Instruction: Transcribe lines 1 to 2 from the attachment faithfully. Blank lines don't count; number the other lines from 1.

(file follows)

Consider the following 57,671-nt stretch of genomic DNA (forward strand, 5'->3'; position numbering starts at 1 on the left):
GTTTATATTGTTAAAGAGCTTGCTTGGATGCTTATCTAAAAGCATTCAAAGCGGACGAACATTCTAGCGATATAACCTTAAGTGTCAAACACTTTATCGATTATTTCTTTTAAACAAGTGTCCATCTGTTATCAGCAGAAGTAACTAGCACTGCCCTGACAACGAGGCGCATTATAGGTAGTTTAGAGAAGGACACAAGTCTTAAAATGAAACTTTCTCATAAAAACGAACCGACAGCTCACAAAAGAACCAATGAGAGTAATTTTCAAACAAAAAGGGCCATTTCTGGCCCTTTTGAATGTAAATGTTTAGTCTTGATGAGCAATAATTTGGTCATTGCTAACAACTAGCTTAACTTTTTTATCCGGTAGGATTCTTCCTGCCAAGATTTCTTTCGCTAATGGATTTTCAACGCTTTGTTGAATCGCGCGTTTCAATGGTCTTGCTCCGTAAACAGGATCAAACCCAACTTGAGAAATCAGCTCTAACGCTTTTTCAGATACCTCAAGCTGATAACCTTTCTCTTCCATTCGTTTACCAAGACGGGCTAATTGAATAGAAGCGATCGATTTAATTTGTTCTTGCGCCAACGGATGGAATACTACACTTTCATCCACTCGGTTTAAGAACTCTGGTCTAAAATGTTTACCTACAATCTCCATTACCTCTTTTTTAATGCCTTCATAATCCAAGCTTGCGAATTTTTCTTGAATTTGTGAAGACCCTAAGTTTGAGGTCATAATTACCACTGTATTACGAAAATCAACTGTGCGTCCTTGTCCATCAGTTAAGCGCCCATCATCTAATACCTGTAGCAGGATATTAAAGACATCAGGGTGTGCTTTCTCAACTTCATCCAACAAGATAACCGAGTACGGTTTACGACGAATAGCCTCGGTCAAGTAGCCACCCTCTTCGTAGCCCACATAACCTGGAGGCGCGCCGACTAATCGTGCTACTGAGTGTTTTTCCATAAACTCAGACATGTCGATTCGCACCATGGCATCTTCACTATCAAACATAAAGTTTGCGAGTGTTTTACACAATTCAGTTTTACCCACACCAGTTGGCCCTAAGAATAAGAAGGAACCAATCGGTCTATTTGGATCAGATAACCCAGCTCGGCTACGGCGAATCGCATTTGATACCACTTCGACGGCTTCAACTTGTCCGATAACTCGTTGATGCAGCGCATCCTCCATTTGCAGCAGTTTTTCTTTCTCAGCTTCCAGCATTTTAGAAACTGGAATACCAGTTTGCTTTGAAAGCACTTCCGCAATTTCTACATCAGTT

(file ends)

Consider the following 57,671-nt stretch of genomic DNA (forward strand, 5'->3'; position numbering starts at 1 on the left):
GTTTATATTGTTAAAGAGCTTGCTTGGATGCTTATCTAAAAGCATTCAAAGCGGACGAACATTCTAGCGATATAACCTTAAGTGTCAAACACTTTATCGATTATTTCTTTTAAACAAGTGTCCATCTGTTATCAGCAGAAGTAACTAGCACTGCCCTGACAACGAGGCGCATTATAGGTAGTTTAGAGAAGGACACAAGTCTTAAAATGAAACTTTCTCATAAAAACGAACCGACAGCTCACAAAAGAACCAATGAGAGTAATTTTCAAACAAAAAGGGCCATTTCTGGCCCTTTTGAATGTAAATGTTTAGTCTTGATGAGCAATAATTTGGTCATTGCTAACAACTAGCTTAACTTTTTTATCCGGTAGGATTCTTCCTGCCAAGATTTCTTTCGCTAATGGATTTTCAACGCTTTGTTGAATCGCGCGTTTCAATGGTCTTGCTCCGTAAACAGGATCAAACCCAACTTGAGAAATCAGCTCTAACGCTTTTTCAGATACCTCAAGCTGATAACCTTTCTCTTCCATTCGTTTACCAAGACGGGCTAATTGAATAGAAGCGATCGATTTAATTTGTTCTTGCGCCAACGGATGGAATACTACACTTTCATCCACTCGGTTTAAGAACTCTGGTCTAAAATGTTTACCTACAATCTCCATTACCTCTTTTTTAATGCCTTCATAATCCAAGCTTGCGAATTTTTCTTGAATTTGTGAAGACCCTAAGTTTGAGGTCATAATTACCACTGTATTACGAAAATCAACTGTGCGTCCTTGTCCATCAGTTAAGCGCCCATCATCTAATACCTGTAGCAGGATATTAAAGACATCAGGGTGTGCTTTCTCAACTTCATCCAACAAGATAACCGAGTACGGTTTACGACGAATAGCCTCGGTCAAGTAGCCACCCTCTTCGTAGCCCACATAACCTGGAGGCGCGCCGACTAATCGTGCTACTGAGTGTTTTTCCATAAACTCAGACATGTCGATTCGCACCATGGCATCTTCACTATCAAACATAAAGTTTGCGAGTGTTTTACACAATTCAGTTTTACCCACACCAGTTGGCCCTAAGAATAAGAAGGAACCAATCGGTCTATTTGGATCAGATAACCCAGCTCGGCTACGGCGAATCGCATTTGATACCACTTCGACGGCTTCAACTTGTCCGATAACTCGTTGATGCAGCGCATCCTCCATTTGCAGCAGTTTTTCTTTCTCAGCTTCCAGCATTTTAGAAACTGGAATACCAGTTTGCTTTGAAAGCACTTCCGCAATTTCTACATCAGTT